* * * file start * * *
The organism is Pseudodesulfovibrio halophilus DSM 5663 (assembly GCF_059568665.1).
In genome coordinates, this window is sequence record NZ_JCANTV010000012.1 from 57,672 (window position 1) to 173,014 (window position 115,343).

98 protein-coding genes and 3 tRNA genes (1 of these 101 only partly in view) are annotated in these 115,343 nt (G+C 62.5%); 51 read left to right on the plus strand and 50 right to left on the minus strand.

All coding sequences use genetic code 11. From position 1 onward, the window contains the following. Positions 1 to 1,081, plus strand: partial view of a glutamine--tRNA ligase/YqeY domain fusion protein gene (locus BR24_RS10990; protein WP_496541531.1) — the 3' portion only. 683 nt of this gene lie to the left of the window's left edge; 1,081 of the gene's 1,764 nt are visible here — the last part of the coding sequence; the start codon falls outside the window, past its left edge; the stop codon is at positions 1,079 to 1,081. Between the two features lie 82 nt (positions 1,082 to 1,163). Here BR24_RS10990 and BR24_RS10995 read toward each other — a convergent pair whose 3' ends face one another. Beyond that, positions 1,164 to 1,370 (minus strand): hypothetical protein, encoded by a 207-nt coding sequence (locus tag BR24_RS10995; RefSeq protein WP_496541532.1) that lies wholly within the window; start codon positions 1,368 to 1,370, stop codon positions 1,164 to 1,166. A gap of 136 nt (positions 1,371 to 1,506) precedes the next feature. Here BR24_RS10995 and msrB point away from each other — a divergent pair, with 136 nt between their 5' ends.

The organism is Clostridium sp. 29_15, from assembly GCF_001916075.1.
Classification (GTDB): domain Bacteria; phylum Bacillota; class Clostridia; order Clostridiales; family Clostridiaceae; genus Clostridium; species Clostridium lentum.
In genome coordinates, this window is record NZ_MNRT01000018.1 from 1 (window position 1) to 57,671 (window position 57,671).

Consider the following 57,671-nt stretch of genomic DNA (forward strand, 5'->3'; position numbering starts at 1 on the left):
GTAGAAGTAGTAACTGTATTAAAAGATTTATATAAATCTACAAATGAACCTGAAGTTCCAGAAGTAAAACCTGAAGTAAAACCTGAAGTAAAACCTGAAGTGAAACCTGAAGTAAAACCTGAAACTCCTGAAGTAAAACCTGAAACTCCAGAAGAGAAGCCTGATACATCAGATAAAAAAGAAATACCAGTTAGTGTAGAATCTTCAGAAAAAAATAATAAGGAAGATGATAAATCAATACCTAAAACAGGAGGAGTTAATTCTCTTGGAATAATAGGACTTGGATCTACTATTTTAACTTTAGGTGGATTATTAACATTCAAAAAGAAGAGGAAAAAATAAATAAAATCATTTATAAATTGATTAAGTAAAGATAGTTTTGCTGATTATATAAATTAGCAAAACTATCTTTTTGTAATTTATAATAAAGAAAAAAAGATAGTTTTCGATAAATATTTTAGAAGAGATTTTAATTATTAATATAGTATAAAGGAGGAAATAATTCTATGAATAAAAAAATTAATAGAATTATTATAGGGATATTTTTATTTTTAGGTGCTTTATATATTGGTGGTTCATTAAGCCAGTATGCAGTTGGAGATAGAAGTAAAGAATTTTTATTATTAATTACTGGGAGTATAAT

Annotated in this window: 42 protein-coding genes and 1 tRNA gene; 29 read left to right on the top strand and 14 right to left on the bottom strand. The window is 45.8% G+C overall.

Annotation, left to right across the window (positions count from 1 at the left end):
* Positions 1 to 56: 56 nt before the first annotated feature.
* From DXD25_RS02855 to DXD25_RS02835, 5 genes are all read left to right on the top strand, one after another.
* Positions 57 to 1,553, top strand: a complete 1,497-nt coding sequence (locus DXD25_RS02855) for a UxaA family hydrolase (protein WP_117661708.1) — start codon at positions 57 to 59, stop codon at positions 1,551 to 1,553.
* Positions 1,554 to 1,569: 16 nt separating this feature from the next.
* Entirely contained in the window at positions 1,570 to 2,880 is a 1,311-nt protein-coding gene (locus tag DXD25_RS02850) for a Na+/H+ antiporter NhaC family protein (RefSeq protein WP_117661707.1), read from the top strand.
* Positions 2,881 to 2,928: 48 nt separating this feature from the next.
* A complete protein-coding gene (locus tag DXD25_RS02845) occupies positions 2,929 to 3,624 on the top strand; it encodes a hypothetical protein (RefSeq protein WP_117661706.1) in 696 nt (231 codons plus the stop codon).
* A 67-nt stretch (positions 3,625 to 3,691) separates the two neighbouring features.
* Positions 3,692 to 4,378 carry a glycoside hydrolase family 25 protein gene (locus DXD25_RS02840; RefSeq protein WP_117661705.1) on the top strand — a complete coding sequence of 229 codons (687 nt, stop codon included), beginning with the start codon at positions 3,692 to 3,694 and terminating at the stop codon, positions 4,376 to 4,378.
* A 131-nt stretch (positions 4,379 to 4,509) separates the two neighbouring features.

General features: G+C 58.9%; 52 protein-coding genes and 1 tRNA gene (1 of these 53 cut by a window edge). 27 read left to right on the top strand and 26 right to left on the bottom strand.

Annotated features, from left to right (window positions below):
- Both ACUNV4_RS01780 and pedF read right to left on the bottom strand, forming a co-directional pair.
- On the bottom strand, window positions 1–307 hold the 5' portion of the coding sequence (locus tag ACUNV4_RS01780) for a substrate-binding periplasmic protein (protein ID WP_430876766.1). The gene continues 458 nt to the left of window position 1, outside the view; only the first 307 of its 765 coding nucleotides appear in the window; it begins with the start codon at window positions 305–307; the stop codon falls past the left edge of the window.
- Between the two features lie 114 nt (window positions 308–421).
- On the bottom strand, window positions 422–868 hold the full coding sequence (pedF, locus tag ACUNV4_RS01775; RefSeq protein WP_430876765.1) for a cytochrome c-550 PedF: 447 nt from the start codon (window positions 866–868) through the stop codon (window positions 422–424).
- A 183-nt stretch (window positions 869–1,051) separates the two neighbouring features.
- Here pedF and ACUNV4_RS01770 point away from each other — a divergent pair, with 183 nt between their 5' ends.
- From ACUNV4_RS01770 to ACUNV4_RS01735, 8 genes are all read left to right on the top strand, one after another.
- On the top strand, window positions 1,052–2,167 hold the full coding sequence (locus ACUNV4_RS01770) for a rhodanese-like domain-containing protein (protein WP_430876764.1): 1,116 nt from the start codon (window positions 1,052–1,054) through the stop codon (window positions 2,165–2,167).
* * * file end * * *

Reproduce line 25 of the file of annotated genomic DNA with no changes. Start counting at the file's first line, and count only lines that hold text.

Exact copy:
- On the bottom strand, window positions 1–307 hold the 5' portion of the coding sequence (locus tag ACUNV4_RS01780) for a substrate-binding periplasmic protein (protein ID WP_430876766.1). The gene continues 458 nt to the left of window position 1, outside the view; only the first 307 of its 765 coding nucleotides appear in the window; it begins with the start codon at window positions 305–307; the stop codon falls past the left edge of the window.